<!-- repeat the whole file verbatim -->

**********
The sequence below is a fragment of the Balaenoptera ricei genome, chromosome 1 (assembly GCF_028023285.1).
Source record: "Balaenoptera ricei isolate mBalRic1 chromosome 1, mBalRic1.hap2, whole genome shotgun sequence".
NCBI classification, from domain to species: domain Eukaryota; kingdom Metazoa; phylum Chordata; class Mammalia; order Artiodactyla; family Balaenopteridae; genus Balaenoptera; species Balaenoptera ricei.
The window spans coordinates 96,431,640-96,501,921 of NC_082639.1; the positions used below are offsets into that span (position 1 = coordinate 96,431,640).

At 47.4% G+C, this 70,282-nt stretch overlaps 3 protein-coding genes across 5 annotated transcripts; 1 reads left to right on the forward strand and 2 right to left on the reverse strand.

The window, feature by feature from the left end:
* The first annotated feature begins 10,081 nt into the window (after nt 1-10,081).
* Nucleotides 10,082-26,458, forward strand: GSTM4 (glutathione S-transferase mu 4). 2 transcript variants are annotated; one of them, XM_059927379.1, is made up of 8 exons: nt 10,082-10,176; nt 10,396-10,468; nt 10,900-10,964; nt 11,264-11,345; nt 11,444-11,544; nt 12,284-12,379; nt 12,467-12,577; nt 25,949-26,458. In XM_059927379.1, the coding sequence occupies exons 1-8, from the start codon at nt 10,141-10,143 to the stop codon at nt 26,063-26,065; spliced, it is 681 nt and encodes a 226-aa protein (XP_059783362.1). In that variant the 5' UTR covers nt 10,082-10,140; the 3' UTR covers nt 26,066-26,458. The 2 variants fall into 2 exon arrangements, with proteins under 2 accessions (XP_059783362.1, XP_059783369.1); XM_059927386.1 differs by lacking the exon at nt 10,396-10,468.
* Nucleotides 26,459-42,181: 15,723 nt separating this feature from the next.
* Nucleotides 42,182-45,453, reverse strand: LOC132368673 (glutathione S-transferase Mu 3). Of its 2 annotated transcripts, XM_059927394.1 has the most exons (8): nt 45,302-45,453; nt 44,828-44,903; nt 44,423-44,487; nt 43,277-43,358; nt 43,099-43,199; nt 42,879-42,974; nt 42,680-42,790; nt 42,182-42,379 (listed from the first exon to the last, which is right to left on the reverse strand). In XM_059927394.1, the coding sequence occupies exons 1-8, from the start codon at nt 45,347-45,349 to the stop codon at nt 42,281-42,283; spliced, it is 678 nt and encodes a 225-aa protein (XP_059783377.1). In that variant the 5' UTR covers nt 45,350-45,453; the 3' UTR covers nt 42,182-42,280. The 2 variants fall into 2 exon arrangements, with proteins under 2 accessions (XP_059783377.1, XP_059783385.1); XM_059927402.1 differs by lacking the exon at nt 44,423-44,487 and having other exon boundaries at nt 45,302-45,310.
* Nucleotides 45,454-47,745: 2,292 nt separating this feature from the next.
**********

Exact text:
The sequence below is a fragment of the Balaenoptera ricei genome, chromosome 1 (assembly GCF_028023285.1).
Source record: "Balaenoptera ricei isolate mBalRic1 chromosome 1, mBalRic1.hap2, whole genome shotgun sequence".
NCBI classification, from domain to species: domain Eukaryota; kingdom Metazoa; phylum Chordata; class Mammalia; order Artiodactyla; family Balaenopteridae; genus Balaenoptera; species Balaenoptera ricei.
The window spans coordinates 96,431,640-96,501,921 of NC_082639.1; the positions used below are offsets into that span (position 1 = coordinate 96,431,640).

At 47.4% G+C, this 70,282-nt stretch overlaps 3 protein-coding genes across 5 annotated transcripts; 1 reads left to right on the forward strand and 2 right to left on the reverse strand.

The window, feature by feature from the left end:
* The first annotated feature begins 10,081 nt into the window (after nt 1-10,081).
* Nucleotides 10,082-26,458, forward strand: GSTM4 (glutathione S-transferase mu 4). 2 transcript variants are annotated; one of them, XM_059927379.1, is made up of 8 exons: nt 10,082-10,176; nt 10,396-10,468; nt 10,900-10,964; nt 11,264-11,345; nt 11,444-11,544; nt 12,284-12,379; nt 12,467-12,577; nt 25,949-26,458. In XM_059927379.1, the coding sequence occupies exons 1-8, from the start codon at nt 10,141-10,143 to the stop codon at nt 26,063-26,065; spliced, it is 681 nt and encodes a 226-aa protein (XP_059783362.1). In that variant the 5' UTR covers nt 10,082-10,140; the 3' UTR covers nt 26,066-26,458. The 2 variants fall into 2 exon arrangements, with proteins under 2 accessions (XP_059783362.1, XP_059783369.1); XM_059927386.1 differs by lacking the exon at nt 10,396-10,468.
* Nucleotides 26,459-42,181: 15,723 nt separating this feature from the next.
* Nucleotides 42,182-45,453, reverse strand: LOC132368673 (glutathione S-transferase Mu 3). Of its 2 annotated transcripts, XM_059927394.1 has the most exons (8): nt 45,302-45,453; nt 44,828-44,903; nt 44,423-44,487; nt 43,277-43,358; nt 43,099-43,199; nt 42,879-42,974; nt 42,680-42,790; nt 42,182-42,379 (listed from the first exon to the last, which is right to left on the reverse strand). In XM_059927394.1, the coding sequence occupies exons 1-8, from the start codon at nt 45,347-45,349 to the stop codon at nt 42,281-42,283; spliced, it is 678 nt and encodes a 225-aa protein (XP_059783377.1). In that variant the 5' UTR covers nt 45,350-45,453; the 3' UTR covers nt 42,182-42,280. The 2 variants fall into 2 exon arrangements, with proteins under 2 accessions (XP_059783377.1, XP_059783385.1); XM_059927402.1 differs by lacking the exon at nt 44,423-44,487 and having other exon boundaries at nt 45,302-45,310.
* Nucleotides 45,454-47,745: 2,292 nt separating this feature from the next.